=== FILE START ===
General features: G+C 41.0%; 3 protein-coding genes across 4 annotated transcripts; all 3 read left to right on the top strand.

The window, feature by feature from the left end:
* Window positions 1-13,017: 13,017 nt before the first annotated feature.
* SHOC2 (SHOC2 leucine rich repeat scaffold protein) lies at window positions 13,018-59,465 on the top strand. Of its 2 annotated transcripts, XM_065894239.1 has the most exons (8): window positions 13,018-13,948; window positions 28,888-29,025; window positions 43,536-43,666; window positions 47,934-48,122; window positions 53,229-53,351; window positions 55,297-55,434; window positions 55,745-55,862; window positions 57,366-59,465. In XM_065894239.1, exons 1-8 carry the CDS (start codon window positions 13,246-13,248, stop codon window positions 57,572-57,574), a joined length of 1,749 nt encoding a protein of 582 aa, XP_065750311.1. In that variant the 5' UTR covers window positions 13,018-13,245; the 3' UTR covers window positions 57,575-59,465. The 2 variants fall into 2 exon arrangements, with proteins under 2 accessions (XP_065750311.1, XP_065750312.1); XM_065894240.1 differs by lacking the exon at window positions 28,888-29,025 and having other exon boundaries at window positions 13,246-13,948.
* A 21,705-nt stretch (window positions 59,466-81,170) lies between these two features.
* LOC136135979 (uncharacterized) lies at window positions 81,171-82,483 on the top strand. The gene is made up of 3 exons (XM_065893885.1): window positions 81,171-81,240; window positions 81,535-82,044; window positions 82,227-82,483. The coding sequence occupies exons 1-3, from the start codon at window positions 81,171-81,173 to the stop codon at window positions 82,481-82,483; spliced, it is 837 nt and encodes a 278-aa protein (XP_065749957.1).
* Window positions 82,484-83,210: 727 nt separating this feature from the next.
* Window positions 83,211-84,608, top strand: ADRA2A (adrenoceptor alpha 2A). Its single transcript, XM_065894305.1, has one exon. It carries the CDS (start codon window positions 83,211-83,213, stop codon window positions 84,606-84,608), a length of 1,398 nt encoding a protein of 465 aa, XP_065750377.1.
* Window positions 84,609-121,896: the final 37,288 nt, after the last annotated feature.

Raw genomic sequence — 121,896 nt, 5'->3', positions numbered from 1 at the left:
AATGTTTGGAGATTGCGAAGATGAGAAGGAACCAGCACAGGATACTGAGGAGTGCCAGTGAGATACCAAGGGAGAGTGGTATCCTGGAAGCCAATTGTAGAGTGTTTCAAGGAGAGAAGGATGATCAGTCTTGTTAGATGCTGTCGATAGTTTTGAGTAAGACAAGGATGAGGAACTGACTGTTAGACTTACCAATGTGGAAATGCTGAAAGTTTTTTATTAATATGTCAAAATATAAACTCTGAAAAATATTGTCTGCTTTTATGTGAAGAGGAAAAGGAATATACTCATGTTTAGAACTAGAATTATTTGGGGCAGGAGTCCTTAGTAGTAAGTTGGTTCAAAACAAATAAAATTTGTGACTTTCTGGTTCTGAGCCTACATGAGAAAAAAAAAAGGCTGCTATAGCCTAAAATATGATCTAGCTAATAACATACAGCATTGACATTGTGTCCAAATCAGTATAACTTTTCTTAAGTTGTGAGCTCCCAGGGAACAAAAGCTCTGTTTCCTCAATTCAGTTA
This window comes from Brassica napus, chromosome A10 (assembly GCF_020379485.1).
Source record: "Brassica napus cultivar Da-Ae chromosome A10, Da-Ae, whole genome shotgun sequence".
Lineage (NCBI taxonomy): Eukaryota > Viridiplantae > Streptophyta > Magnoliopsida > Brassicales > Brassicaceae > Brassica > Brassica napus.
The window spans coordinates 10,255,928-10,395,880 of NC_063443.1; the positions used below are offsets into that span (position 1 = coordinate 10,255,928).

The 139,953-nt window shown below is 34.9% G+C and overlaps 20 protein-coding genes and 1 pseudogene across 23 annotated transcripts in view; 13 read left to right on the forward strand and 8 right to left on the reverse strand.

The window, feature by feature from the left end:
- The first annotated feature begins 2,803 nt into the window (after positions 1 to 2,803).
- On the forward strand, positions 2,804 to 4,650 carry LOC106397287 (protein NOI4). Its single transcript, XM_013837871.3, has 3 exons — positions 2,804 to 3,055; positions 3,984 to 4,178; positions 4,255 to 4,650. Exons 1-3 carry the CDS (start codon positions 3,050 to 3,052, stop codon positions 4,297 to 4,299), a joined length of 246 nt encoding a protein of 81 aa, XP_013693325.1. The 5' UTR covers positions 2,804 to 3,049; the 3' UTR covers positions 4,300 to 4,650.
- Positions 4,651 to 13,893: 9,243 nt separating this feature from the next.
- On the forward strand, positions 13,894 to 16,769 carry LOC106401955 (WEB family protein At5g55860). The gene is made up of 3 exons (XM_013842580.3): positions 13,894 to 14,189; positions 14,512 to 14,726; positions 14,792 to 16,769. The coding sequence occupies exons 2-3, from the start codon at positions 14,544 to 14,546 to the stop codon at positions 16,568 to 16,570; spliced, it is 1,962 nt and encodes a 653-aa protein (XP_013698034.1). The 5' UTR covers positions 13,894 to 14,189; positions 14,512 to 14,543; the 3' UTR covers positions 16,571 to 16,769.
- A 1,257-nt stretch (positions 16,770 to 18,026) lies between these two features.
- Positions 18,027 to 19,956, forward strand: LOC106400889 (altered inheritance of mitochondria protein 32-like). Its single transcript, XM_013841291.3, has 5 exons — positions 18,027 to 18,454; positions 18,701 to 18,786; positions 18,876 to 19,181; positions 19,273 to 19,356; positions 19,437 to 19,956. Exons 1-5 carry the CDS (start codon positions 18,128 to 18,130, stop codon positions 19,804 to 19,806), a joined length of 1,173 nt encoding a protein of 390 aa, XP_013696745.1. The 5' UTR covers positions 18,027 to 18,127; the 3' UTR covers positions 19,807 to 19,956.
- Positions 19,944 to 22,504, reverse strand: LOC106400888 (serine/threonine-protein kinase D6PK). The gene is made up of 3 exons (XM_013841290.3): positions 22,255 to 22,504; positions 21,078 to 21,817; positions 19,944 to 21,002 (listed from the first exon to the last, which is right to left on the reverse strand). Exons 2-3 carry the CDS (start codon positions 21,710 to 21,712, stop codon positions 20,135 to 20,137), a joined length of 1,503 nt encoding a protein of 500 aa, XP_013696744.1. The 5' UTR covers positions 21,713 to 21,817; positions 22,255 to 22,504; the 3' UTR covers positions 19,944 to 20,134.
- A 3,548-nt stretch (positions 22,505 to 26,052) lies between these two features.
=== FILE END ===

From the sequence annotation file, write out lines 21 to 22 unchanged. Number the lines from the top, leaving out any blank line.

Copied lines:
- On the forward strand, positions 13,894 to 16,769 carry LOC106401955 (WEB family protein At5g55860). The gene is made up of 3 exons (XM_013842580.3): positions 13,894 to 14,189; positions 14,512 to 14,726; positions 14,792 to 16,769. The coding sequence occupies exons 2-3, from the start codon at positions 14,544 to 14,546 to the stop codon at positions 16,568 to 16,570; spliced, it is 1,962 nt and encodes a 653-aa protein (XP_013698034.1). The 5' UTR covers positions 13,894 to 14,189; positions 14,512 to 14,543; the 3' UTR covers positions 16,571 to 16,769.
- A 1,257-nt stretch (positions 16,770 to 18,026) lies between these two features.